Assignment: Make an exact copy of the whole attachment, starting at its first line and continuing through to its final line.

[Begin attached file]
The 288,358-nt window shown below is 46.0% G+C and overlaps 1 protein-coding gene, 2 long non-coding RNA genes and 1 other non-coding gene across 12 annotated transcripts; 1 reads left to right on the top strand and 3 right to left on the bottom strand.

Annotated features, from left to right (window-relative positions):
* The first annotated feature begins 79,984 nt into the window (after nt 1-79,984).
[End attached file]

The 288,358-nt window shown below is 46.0% G+C and overlaps 1 protein-coding gene, 2 long non-coding RNA genes and 1 other non-coding gene across 12 annotated transcripts; 1 reads left to right on the top strand and 3 right to left on the bottom strand.

Annotated features, from left to right (window-relative positions):
* The first annotated feature begins 79,984 nt into the window (after nt 1-79,984).